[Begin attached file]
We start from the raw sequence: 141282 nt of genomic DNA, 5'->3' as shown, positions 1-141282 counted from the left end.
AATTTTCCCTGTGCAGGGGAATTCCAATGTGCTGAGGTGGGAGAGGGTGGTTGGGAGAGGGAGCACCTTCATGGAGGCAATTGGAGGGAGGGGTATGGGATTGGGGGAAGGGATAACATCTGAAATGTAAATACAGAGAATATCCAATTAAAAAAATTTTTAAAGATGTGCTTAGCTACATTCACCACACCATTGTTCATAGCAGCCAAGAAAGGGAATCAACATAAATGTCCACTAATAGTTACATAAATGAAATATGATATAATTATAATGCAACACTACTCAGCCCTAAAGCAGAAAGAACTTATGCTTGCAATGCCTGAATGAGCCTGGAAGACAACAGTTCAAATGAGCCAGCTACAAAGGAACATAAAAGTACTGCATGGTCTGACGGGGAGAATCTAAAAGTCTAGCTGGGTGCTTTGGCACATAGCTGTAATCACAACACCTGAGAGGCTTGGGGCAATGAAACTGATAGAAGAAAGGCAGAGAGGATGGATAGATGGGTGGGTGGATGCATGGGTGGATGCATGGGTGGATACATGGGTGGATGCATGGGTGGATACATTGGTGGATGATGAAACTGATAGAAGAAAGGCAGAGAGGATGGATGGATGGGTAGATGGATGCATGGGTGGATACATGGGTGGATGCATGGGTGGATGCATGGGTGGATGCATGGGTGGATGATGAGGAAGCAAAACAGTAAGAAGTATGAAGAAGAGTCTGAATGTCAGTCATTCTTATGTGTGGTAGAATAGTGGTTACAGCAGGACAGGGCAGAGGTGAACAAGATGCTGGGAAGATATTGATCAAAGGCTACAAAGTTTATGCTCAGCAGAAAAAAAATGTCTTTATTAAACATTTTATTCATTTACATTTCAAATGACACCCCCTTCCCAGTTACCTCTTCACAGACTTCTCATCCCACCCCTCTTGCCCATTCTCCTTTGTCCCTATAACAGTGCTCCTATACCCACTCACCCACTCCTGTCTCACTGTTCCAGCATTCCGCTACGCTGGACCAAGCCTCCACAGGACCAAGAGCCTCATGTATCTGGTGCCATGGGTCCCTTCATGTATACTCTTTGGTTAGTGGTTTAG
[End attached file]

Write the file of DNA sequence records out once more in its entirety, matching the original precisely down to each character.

We start from the raw sequence: 141282 nt of genomic DNA, 5'->3' as shown, positions 1-141282 counted from the left end.
AATTTTCCCTGTGCAGGGGAATTCCAATGTGCTGAGGTGGGAGAGGGTGGTTGGGAGAGGGAGCACCTTCATGGAGGCAATTGGAGGGAGGGGTATGGGATTGGGGGAAGGGATAACATCTGAAATGTAAATACAGAGAATATCCAATTAAAAAAATTTTTAAAGATGTGCTTAGCTACATTCACCACACCATTGTTCATAGCAGCCAAGAAAGGGAATCAACATAAATGTCCACTAATAGTTACATAAATGAAATATGATATAATTATAATGCAACACTACTCAGCCCTAAAGCAGAAAGAACTTATGCTTGCAATGCCTGAATGAGCCTGGAAGACAACAGTTCAAATGAGCCAGCTACAAAGGAACATAAAAGTACTGCATGGTCTGACGGGGAGAATCTAAAAGTCTAGCTGGGTGCTTTGGCACATAGCTGTAATCACAACACCTGAGAGGCTTGGGGCAATGAAACTGATAGAAGAAAGGCAGAGAGGATGGATAGATGGGTGGGTGGATGCATGGGTGGATGCATGGGTGGATACATGGGTGGATGCATGGGTGGATACATTGGTGGATGATGAAACTGATAGAAGAAAGGCAGAGAGGATGGATGGATGGGTAGATGGATGCATGGGTGGATACATGGGTGGATGCATGGGTGGATGCATGGGTGGATGCATGGGTGGATGATGAGGAAGCAAAACAGTAAGAAGTATGAAGAAGAGTCTGAATGTCAGTCATTCTTATGTGTGGTAGAATAGTGGTTACAGCAGGACAGGGCAGAGGTGAACAAGATGCTGGGAAGATATTGATCAAAGGCTACAAAGTTTATGCTCAGCAGAAAAAAAATGTCTTTATTAAACATTTTATTCATTTACATTTCAAATGACACCCCCTTCCCAGTTACCTCTTCACAGACTTCTCATCCCACCCCTCTTGCCCATTCTCCTTTGTCCCTATAACAGTGCTCCTATACCCACTCACCCACTCCTGTCTCACTGTTCCAGCATTCCGCTACGCTGGACCAAGCCTCCACAGGACCAAGAGCCTCATGTATCTGGTGCCATGGGTCCCTTCATGTATACTCTTTGGTTAGTGGTTTAG